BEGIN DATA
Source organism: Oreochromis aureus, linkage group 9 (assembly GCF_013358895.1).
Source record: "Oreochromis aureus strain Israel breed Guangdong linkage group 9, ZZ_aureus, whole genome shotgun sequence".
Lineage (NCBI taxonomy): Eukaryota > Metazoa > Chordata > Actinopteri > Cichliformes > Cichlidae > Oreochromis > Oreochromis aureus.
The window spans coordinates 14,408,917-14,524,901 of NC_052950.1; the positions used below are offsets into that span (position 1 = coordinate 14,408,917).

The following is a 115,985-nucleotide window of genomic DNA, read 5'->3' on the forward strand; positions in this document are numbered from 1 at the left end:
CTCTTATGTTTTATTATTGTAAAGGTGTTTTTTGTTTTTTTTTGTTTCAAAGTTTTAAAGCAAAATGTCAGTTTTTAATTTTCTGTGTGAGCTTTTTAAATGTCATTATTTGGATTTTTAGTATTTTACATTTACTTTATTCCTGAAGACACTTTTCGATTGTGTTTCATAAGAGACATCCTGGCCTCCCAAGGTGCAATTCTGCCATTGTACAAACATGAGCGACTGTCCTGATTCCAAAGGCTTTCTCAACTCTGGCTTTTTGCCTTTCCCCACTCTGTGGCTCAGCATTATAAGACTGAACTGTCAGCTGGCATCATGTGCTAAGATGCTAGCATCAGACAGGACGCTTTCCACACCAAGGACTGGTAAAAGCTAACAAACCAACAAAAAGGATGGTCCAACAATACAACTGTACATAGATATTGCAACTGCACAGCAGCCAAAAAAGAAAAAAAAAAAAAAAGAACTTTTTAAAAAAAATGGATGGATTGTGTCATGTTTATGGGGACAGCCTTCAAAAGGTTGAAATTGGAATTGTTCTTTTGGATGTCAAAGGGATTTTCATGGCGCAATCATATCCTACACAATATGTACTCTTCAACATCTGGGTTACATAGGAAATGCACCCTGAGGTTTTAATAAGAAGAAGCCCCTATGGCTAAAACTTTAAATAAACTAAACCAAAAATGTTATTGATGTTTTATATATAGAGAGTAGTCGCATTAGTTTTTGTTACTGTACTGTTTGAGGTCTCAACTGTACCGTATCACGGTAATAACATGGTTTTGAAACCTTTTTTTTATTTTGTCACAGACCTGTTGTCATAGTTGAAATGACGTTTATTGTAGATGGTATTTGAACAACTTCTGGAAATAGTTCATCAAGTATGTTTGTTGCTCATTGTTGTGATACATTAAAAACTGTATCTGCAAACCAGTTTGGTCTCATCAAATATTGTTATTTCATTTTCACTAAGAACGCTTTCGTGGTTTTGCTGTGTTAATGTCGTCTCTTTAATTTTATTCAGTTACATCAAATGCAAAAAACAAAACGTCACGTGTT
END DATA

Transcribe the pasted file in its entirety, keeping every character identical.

Source organism: Oreochromis aureus, linkage group 9 (assembly GCF_013358895.1).
Source record: "Oreochromis aureus strain Israel breed Guangdong linkage group 9, ZZ_aureus, whole genome shotgun sequence".
Lineage (NCBI taxonomy): Eukaryota > Metazoa > Chordata > Actinopteri > Cichliformes > Cichlidae > Oreochromis > Oreochromis aureus.
The window spans coordinates 14,408,917-14,524,901 of NC_052950.1; the positions used below are offsets into that span (position 1 = coordinate 14,408,917).

The following is a 115,985-nucleotide window of genomic DNA, read 5'->3' on the forward strand; positions in this document are numbered from 1 at the left end:
CTCTTATGTTTTATTATTGTAAAGGTGTTTTTTGTTTTTTTTTGTTTCAAAGTTTTAAAGCAAAATGTCAGTTTTTAATTTTCTGTGTGAGCTTTTTAAATGTCATTATTTGGATTTTTAGTATTTTACATTTACTTTATTCCTGAAGACACTTTTCGATTGTGTTTCATAAGAGACATCCTGGCCTCCCAAGGTGCAATTCTGCCATTGTACAAACATGAGCGACTGTCCTGATTCCAAAGGCTTTCTCAACTCTGGCTTTTTGCCTTTCCCCACTCTGTGGCTCAGCATTATAAGACTGAACTGTCAGCTGGCATCATGTGCTAAGATGCTAGCATCAGACAGGACGCTTTCCACACCAAGGACTGGTAAAAGCTAACAAACCAACAAAAAGGATGGTCCAACAATACAACTGTACATAGATATTGCAACTGCACAGCAGCCAAAAAAGAAAAAAAAAAAAAAAGAACTTTTTAAAAAAAATGGATGGATTGTGTCATGTTTATGGGGACAGCCTTCAAAAGGTTGAAATTGGAATTGTTCTTTTGGATGTCAAAGGGATTTTCATGGCGCAATCATATCCTACACAATATGTACTCTTCAACATCTGGGTTACATAGGAAATGCACCCTGAGGTTTTAATAAGAAGAAGCCCCTATGGCTAAAACTTTAAATAAACTAAACCAAAAATGTTATTGATGTTTTATATATAGAGAGTAGTCGCATTAGTTTTTGTTACTGTACTGTTTGAGGTCTCAACTGTACCGTATCACGGTAATAACATGGTTTTGAAACCTTTTTTTTATTTTGTCACAGACCTGTTGTCATAGTTGAAATGACGTTTATTGTAGATGGTATTTGAACAACTTCTGGAAATAGTTCATCAAGTATGTTTGTTGCTCATTGTTGTGATACATTAAAAACTGTATCTGCAAACCAGTTTGGTCTCATCAAATATTGTTATTTCATTTTCACTAAGAACGCTTTCGTGGTTTTGCTGTGTTAATGTCGTCTCTTTAATTTTATTCAGTTACATCAAATGCAAAAAACAAAACGTCACGTGTT